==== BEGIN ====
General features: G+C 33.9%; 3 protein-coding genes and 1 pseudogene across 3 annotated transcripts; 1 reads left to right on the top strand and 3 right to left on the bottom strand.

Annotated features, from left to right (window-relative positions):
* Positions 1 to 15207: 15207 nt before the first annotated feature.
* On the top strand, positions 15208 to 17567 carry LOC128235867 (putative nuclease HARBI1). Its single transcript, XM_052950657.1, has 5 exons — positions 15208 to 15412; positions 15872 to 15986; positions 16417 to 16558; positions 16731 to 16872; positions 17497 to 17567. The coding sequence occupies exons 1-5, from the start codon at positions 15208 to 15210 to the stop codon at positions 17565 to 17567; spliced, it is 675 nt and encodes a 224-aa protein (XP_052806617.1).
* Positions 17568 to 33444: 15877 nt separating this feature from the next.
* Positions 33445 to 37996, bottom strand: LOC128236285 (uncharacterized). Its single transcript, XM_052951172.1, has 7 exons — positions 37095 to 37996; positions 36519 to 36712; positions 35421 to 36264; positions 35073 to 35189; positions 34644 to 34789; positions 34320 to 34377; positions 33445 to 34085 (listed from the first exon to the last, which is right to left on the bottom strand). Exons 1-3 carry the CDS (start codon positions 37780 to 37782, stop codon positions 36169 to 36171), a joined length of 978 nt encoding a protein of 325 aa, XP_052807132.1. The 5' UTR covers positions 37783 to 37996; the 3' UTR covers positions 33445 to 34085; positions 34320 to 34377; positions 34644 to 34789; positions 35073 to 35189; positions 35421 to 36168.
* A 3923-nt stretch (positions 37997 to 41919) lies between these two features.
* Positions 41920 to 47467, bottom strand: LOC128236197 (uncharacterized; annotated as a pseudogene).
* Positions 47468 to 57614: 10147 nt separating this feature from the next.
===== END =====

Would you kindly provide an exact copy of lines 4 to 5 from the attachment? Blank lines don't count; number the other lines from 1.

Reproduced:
* On the top strand, positions 15208 to 17567 carry LOC128235867 (putative nuclease HARBI1). Its single transcript, XM_052950657.1, has 5 exons — positions 15208 to 15412; positions 15872 to 15986; positions 16417 to 16558; positions 16731 to 16872; positions 17497 to 17567. The coding sequence occupies exons 1-5, from the start codon at positions 15208 to 15210 to the stop codon at positions 17565 to 17567; spliced, it is 675 nt and encodes a 224-aa protein (XP_052806617.1).
* Positions 17568 to 33444: 15877 nt separating this feature from the next.